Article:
• Damages caused during the termination of pregnancy
  • Failure to sterilise properly
  • Wrongful births
  • Failing to remove uterine fibroids safely
  • Failing to properly conduct tubal ligations or cauterise fallopian tubes
  • Ineffective or inadequate post-surgical monitoring
  • Flaws in consent for medical procedures
  • Lack of expertise in handling complicated procedures, e.g. hysteroscopy which can commonly result in perforation and damage to the bowel leading to a patient having to have a stoma

 

  1. What are the short-term and long-term complications of gynaecological negligence?

A practitioner’s negligence such as improper preparation, lack of skills, taking shortcuts, fatigue, or complete failure to communicate with senior members, can lead patients to face life-threatening scenarios. These scenarios are both short- and long-term and comprise both psychological and physical damage.

The complications can result in a wide range of ongoing issues, such as having to live with a stoma, chronic pain conditions, failure to conceive, failure to give birth, failure to produce eggs, destruction of sexual function and in some cases, even death, due to gross negligence displayed by gynaecologists.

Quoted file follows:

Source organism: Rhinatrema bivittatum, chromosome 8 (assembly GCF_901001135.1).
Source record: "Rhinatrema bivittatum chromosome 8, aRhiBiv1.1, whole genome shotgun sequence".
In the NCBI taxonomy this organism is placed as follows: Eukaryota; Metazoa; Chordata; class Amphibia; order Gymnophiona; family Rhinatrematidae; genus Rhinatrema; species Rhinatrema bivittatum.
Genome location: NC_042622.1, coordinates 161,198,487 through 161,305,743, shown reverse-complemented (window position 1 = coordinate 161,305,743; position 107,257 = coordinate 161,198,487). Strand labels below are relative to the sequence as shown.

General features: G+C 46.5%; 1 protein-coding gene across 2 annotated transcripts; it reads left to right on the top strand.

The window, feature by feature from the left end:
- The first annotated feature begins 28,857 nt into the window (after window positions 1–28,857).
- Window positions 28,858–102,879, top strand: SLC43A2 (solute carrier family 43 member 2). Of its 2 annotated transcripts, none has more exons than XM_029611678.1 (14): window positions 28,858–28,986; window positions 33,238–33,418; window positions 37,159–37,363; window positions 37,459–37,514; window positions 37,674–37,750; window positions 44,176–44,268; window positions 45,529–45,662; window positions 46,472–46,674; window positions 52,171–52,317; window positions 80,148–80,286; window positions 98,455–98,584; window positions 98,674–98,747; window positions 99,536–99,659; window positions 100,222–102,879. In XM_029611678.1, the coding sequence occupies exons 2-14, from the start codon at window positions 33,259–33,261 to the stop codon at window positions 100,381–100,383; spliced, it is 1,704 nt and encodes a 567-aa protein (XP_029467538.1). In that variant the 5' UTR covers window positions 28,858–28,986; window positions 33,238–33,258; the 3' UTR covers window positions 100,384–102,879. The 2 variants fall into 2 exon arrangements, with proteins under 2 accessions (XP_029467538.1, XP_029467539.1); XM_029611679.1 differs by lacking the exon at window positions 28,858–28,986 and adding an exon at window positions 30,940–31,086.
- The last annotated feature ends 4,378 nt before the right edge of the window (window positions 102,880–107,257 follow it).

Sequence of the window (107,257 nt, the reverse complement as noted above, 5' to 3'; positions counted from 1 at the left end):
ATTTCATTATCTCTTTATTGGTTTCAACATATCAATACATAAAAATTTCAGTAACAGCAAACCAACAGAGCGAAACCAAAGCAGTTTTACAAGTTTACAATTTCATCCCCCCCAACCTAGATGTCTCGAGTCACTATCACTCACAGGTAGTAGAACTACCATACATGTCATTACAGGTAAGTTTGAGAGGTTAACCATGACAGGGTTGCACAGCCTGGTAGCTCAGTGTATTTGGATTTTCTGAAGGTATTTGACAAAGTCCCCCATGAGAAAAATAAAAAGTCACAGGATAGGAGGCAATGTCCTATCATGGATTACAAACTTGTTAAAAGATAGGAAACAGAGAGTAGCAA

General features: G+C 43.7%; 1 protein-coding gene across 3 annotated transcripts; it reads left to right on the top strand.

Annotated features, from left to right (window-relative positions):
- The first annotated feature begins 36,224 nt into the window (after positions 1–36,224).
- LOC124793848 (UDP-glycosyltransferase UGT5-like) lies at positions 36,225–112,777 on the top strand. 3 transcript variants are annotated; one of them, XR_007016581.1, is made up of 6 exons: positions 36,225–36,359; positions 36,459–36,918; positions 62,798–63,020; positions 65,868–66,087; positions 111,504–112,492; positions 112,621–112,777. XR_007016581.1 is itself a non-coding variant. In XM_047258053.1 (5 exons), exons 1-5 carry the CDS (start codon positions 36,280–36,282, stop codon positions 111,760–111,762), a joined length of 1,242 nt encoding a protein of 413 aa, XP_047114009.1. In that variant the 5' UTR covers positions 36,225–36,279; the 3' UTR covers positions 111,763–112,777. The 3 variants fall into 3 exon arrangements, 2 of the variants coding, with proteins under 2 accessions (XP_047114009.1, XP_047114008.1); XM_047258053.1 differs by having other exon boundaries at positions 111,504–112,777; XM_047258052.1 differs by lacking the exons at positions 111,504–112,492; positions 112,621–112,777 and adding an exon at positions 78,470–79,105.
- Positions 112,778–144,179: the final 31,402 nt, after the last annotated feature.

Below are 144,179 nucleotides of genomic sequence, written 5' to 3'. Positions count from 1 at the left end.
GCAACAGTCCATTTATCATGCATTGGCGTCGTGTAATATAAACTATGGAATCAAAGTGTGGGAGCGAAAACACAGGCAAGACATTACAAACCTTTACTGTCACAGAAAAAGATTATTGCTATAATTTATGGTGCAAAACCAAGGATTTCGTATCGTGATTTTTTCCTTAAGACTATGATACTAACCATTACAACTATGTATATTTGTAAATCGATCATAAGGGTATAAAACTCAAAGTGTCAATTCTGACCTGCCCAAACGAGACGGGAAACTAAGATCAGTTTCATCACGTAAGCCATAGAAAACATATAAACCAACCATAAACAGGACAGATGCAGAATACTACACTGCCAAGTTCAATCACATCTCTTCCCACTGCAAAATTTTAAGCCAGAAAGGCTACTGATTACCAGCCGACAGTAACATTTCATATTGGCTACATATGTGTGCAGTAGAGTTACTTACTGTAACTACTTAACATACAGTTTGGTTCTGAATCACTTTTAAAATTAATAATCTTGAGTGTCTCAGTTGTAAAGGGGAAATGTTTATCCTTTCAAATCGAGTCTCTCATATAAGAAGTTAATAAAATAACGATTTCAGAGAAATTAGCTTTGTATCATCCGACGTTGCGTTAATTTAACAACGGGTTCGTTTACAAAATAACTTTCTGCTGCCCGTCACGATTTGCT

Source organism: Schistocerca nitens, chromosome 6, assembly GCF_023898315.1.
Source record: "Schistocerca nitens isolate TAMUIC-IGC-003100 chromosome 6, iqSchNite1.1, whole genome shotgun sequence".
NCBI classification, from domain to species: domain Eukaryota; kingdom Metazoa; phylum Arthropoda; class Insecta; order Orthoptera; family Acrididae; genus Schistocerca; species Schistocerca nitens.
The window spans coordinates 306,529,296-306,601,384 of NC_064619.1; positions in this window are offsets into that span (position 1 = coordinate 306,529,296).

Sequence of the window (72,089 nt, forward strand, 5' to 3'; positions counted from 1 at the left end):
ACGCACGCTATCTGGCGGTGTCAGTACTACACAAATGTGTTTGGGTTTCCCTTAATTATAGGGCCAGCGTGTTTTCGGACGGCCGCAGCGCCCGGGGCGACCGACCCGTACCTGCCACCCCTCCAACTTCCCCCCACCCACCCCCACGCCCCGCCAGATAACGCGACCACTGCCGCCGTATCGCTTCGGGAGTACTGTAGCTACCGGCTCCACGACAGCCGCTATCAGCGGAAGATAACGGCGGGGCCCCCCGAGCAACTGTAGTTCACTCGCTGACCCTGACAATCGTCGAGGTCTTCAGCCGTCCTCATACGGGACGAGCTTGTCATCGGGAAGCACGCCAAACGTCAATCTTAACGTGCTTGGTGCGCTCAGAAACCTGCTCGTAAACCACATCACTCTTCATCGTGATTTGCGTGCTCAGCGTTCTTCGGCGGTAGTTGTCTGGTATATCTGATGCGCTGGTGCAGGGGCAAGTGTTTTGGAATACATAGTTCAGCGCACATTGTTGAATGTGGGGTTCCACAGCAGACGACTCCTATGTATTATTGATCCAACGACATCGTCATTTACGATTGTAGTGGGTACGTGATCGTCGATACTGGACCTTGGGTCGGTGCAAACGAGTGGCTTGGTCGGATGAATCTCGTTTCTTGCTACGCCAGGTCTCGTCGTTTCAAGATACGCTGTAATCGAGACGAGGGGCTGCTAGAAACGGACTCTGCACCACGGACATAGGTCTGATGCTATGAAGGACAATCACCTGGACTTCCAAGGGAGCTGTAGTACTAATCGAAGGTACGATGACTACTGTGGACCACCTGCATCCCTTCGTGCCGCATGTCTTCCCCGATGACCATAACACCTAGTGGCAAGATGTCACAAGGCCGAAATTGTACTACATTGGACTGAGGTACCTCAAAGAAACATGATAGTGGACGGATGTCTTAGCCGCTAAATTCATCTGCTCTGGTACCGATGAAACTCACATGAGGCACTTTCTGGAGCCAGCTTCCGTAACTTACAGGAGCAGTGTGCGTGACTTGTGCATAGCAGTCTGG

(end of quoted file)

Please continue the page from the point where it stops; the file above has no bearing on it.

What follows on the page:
Do You Have A Credible Claim?

What qualifies as medical negligence when it comes to gynaecological issues?

Most of our clients are very surprised to learn that doctors are not expected to give excellent, or even good care. By law, as established in an old case of Bolam, only a reasonable standard of care has to be provided in accordance with the care that a responsible body of doctors in the particular speciality concerned would expect. If the care was not reasonable then it is substandard or negligent. This satisfies the first test to overcome in bringing a claim.

However, it is not sufficient to simply establish substandard/negligent care You have to show that there has actually been injury caused by negligent care. It has to be shown that negligence has made a difference to outcome. Provided it can be proven that care was not reasonable and that it has caused injury, then there is a potential claim to pursue.

Why you should bring a gynaecological negligence claim?